ANI’s Financial Performance

The company earned around Php50-70 mil per quarter for the past 4 quarters.  Based on 1H2012 numbers alone, the company earned net income of Php93 Mil from revenues of approximately Php 1.4 Bil.  I suppose net margins for other fruit and agricultural companies abroad should be the proper comparison.  In any case, at market cap of Php4.5 billion, the company is trading at roughly 20X P/E (assuming FY 2012 income of 225 mil ? )  However, with a slew of growth opportunities, I don’t think it’s as easy as cake in making this simple calculation.  Of course, one has to estimate how much ANI stands to earn from a successful listing of Big Chill (note that it only paid 20 mil pesos and 224 million financing for its 80% stake), from the new rice production plans, the Tully coffee brand, as well as the growth in acres of its banana plantations.  So this isn’t as simple as pie, my friends 😀  If Cargill fund’s Black River invested in this agri firm, you and I better research more about this company.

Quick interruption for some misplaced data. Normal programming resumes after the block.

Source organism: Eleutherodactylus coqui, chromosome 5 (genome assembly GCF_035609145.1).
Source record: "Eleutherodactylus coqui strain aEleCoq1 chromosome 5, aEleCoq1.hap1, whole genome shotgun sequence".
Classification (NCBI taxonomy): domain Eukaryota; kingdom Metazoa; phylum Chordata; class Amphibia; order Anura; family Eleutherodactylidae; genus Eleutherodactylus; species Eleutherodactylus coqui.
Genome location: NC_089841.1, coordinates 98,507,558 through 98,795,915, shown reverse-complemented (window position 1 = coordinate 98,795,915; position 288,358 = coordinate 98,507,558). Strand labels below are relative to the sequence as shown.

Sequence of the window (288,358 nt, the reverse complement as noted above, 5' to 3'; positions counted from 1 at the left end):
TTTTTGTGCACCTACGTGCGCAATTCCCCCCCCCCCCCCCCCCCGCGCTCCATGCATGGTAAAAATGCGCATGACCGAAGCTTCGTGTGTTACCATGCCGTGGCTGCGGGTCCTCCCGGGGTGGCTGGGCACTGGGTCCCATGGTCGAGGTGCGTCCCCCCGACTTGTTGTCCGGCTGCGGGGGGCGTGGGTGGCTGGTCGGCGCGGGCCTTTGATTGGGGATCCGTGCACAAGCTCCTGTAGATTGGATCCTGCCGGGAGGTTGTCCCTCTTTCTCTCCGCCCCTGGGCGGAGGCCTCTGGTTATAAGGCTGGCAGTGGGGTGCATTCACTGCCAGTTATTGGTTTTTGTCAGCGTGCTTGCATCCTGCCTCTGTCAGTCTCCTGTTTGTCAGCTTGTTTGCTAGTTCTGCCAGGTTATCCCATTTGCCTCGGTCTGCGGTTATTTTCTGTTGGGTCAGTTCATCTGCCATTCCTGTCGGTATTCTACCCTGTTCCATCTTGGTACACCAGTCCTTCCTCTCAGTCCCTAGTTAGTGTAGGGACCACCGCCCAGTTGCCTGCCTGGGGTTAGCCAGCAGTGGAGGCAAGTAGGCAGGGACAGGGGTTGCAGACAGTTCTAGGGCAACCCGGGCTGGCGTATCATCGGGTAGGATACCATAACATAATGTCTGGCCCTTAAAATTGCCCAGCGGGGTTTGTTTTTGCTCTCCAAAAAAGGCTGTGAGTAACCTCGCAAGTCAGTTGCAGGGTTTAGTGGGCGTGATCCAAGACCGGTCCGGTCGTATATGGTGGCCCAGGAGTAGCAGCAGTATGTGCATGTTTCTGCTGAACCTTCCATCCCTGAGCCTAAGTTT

Please go here to see it yourself: http://www.bloomberg.com/quote/ANI:PM/income-statement

*****

Conclusions: I think this company is not just your ordinary company.  Its current market capitalization in the market is at Php4.5 Billion at last friday’s closing price of Php 8.40.

Note that there was an increase in its outstanding shares and a 20% stock dividend declared last few months only.

The current outstanding shares is at 535,693,037